I want to be clear, I don’t want to protect or condone criminal or terrorist activity on the internet, any more than I would condone it in the real world. This is where I see this whole thing will fall apart anyway, it won’t protect the UK from criminal and terrorist actions and will only hurt law abiding citizens. This is because lets face it, the people that wish to carry out criminal and terrorist behaviour on the internet are more tech savoy than the average computer user. Even with these far reaching mass surveillance rules there is still things that can be done to hide your activity. Criminal and terrorist organisations will just put in more high tech solutions such as Tor, Proxies and VPN’s (for the geeks out there) in order to hide there activity from law enforcement agencies. Whats more with all this data been collected regarding our private lives, this may actually assist terrorism and criminal activity as should an unauthorised party can access to the data they could very well use to black mail, manipulate or exploit individuals for their own dark purposes.

The only reason in my opinion that the Investigative Powers Bill has got as far as it has, is because of a genuine and understandable lack of of comprehension of the finer points of its implications. If for example the government wish to increase the right to stop and search for no reason, or wanted to read all your post then there would be outcry by the general populous of the UK, but because this is happening on the “internet” people don’t understand the full disaster that this could cause for your right to some privacy. As we live our lives and carry out everything from human to financial interactions on the internet, privacy on the net will become as important if not more important than privacy in the real world. If this concerns you then you are far from alone, there have been a number of concerns raised by a wide range of people. For example on Wednesday 9th March 2016, It was report to the UN Human Rights Council (On The Register) that such a law is disproportionate and does not comply with recent human rights rulings.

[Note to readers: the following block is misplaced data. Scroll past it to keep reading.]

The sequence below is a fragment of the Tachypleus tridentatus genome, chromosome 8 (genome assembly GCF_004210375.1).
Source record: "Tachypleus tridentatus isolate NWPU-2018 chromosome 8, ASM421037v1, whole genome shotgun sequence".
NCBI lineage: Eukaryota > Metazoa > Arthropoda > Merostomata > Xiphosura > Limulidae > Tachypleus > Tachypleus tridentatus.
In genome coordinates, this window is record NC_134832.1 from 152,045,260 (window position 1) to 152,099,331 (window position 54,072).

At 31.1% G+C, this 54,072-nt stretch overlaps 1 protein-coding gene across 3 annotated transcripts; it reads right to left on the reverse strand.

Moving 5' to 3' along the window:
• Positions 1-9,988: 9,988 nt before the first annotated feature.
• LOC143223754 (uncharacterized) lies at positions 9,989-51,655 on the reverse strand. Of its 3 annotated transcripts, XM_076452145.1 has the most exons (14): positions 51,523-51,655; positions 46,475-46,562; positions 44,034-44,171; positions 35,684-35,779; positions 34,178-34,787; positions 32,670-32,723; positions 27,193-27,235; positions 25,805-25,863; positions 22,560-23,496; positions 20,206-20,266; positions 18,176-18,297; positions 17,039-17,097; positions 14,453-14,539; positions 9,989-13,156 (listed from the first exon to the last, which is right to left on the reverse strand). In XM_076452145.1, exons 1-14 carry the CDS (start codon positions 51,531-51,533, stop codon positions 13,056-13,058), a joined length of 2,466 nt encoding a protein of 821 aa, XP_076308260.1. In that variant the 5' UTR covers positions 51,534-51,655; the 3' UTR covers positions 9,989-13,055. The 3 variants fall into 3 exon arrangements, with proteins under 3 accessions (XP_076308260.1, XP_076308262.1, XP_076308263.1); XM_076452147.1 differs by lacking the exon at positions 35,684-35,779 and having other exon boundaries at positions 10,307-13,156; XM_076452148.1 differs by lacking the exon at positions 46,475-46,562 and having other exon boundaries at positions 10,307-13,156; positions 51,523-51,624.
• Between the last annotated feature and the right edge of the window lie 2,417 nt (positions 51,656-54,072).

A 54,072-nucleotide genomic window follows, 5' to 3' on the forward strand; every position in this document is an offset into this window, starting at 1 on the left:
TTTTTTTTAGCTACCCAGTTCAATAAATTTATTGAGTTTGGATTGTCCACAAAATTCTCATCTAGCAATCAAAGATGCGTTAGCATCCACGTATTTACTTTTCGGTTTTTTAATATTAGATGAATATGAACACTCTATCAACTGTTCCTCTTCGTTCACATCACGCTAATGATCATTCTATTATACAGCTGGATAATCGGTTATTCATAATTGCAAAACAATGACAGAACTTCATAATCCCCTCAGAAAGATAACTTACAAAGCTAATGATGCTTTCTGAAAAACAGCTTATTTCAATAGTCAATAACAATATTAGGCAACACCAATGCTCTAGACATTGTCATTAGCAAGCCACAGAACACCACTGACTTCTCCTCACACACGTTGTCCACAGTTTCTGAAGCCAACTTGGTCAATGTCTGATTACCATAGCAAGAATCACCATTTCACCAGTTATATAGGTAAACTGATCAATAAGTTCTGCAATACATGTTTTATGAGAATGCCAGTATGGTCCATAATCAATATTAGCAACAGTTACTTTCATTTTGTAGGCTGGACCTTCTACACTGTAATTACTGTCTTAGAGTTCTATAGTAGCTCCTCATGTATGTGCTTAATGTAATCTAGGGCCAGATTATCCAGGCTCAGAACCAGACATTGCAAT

The Investigatory Powers Bill, also attempts to destroy or fundamentally undermine other essentials systems that are used to protect an individuals rights, privacy and security not only on the internet but also on many devices such as smartphones. In this post I have intentionally addressed the concept of mass surveillance aspect of the bill, and have not covered the other concerns the bill raises.

For more information on protecting Your Online Privacy see: